Coffee Beer: A Complete Guide
Many people want to unwind after a long day with a cool beverage or two. Beer is a popular choice, but those of us who love the taste of coffee jones for something with a bit more caffeine. With coffee beer, you don’t have to choose. Keep reading to learn more about it and how it’s made.
What Is Coffee Beer?
After covering many ways to brew coffee, we thought we’d seen it all. From your classic cold brew coffee to nitro cold brew, we’ve explored plenty of ways to enjoy this delicious drink. But then we found coffee beer.
With an average alcohol content of around 4 to 5% and low levels of caffeine, coffee beer is a refreshing beverage to unwind with after a long day.
A Little History
In the 1990s, breweries — like Dogfish Head Craft Brewery, New Glarus Brewing, and Redhook Brewing — released their first coffee-infused stouts (1). And after the public, quite literally, drank up this new combination, other breweries followed suit. Adam Cieslak, head brewer at Maplewood Brewery explains the appeal of coffee and beer.
There’s a ton of varieties of beans and a ton of methods of roasting those beans, which results in a wide range of flavors. This allows coffee to be successfully worked into just about any style of beer.
As far as we can tell, this boozy, caffeinated combo isn’t going away anytime soon. People of all generations love their beer and coffee. Craft stout commands a global market of US$623 billion, and craft porter is another US$108 billion. Add that to the growing popularity of specialty coffee, and you have a recipe for beverage success (2). In fact, specialty coffee wine is beginning to trend.
Millennials and Gen Z are driving the growth of this drink. They are passionate about specialty coffee and craft beer and are willing to pay a premium price for beverages like Starbucks’ nitro cold brew, a coffee drink with a Guinness beer-like texture.
Check out this video for a look at the intersection between specialty coffee and craft beer:
How Is Coffee Beer Made?
Coffee beer, whether it’s a porter, stout, or lager, is brewed in one of two ways (3). And no, they don’t just mix coffee and beer together in a bottle.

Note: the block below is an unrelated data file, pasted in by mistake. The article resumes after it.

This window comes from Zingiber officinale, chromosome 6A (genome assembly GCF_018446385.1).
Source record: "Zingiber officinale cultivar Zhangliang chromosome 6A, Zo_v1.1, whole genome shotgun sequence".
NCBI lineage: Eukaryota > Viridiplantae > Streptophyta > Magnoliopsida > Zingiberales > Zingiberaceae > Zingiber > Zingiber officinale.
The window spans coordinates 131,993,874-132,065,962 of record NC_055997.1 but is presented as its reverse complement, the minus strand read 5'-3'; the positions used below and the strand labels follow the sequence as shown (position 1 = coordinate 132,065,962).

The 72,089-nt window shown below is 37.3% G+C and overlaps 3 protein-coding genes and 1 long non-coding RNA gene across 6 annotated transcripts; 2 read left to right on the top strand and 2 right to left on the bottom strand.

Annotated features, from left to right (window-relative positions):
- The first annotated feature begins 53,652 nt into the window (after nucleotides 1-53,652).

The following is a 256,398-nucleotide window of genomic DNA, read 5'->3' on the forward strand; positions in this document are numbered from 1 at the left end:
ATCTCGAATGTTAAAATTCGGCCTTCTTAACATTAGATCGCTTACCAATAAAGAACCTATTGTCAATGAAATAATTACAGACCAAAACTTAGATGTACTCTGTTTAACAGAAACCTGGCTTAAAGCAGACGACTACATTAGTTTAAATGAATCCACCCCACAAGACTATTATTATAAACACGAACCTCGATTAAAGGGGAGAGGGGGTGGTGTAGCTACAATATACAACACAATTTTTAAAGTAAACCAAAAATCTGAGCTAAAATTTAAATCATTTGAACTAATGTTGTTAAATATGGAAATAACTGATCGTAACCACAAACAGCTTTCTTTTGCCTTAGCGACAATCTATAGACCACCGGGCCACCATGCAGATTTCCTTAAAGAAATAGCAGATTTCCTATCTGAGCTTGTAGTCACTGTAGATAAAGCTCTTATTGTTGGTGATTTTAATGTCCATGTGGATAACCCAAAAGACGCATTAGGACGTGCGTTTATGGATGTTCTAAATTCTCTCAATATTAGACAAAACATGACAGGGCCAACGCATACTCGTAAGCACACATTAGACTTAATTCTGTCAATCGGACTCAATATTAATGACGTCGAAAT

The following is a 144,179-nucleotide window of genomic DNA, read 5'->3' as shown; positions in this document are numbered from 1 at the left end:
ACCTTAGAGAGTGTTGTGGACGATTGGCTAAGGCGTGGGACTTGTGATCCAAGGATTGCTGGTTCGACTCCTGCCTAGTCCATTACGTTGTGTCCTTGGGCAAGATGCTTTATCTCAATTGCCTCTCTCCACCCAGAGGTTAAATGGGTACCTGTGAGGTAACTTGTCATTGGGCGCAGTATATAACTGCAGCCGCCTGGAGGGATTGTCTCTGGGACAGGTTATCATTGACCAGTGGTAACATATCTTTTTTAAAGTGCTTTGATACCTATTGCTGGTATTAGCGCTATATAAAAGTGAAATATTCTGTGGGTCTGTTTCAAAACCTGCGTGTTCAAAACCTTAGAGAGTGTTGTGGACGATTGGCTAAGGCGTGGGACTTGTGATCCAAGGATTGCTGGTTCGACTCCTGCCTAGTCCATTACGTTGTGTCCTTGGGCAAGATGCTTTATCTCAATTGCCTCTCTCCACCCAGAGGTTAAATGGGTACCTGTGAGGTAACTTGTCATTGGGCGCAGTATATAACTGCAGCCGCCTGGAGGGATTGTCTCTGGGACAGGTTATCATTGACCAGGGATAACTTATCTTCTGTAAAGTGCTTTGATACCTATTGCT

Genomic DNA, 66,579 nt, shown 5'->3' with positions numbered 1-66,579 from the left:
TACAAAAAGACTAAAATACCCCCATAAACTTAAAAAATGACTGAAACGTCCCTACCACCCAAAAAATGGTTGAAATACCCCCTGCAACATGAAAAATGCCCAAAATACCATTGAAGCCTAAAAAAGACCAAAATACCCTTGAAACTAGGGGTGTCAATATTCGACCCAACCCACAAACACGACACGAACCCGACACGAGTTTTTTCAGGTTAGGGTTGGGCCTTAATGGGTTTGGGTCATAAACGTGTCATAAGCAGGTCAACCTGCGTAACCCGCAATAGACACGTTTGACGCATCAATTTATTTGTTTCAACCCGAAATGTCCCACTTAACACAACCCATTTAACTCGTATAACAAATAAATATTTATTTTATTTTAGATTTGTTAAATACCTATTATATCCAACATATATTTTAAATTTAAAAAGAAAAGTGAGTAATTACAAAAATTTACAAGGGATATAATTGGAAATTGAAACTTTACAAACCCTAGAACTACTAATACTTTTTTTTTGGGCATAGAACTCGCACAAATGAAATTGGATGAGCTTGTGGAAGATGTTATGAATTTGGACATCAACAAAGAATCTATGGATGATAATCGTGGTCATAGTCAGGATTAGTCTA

One option is for craft beer brewers to roast various types of grain to mimic the slightly bitter, complex, sweet notes of brewed coffee.
The lager, porter, or stout is flavoured with these coffee-flavoured grains but contains no actual coffee or caffeine.
The second method of making this drink involves adding coffee to the whort, the liquid containing simple sugars from the roasted wheat, during the mash or fermentation stages. While you can use brewed coffee in this drink, many breweries prefer to blend the sweet, smooth flavours of a cold brew concentrate with the dark, chocolaty flavours of a porter or stout.
If you need an after-work drink that won’t leave you too jittery from caffeine or buzzed from booze, coffee beer is the perfect choice for your happy hour. Pair it with a hearty steak-and-potatoes dinner or with swicy —sweet and spicy — wings to end any day on an uplifting note.
Have you tried this beverage? Do you prefer coffee stouts or porters? Drop us a comment below, follow us on Instagram, or connect with us in our Home Grounds Facebook group.
Yes and no. While some coffee beers contain actual coffee, others only mimic the flavour of coffee with various types of dark-roasted grain. To determine the caffeine content in any beverage, it’s always a good idea to read the label and enjoy it responsibly.
Porters and stouts are the types of beer most often used to make coffee beer. Porters are sweeter and used to make coffee beers that taste more like mochas. Stouts are more bitter and yield coffee beers that enhance a coffee’s natural bitterness. Either way, you’ll find coffee beers have a full-bodied mouthfeel and rich taste.
Yes, you can make coffee beer at home. If you brew homemade beer, combine it with a high-quality cold brew concentrate during brewing. Or you can make an easy coffee beer cocktail. Simply combine a 1:1 ratio of cold brew concentrate, or nitro cold brew, with a cold porter or stout of your choice.
- Noel, J. (2018, October 2). Why the intersection of coffee and beer has become a dominant force in craft brewing. Chicago Tribune. https://www.chicagotribune.com/dining/drink/ct-food-coffee-beer-1010-story.html
- Chee, C. (2022, March 14). Beer Industry Statistics & Facts for 2022. Truly Experiences Blog. https://trulyexperiences.com/blog/beer-industry-statistics/
- Holl, J. (2020, November 5). How Beer Is Made. Wine Enthusiast; Wine Enthusiast. https://www.winemag.com/2020/11/05/how-beer-is-made/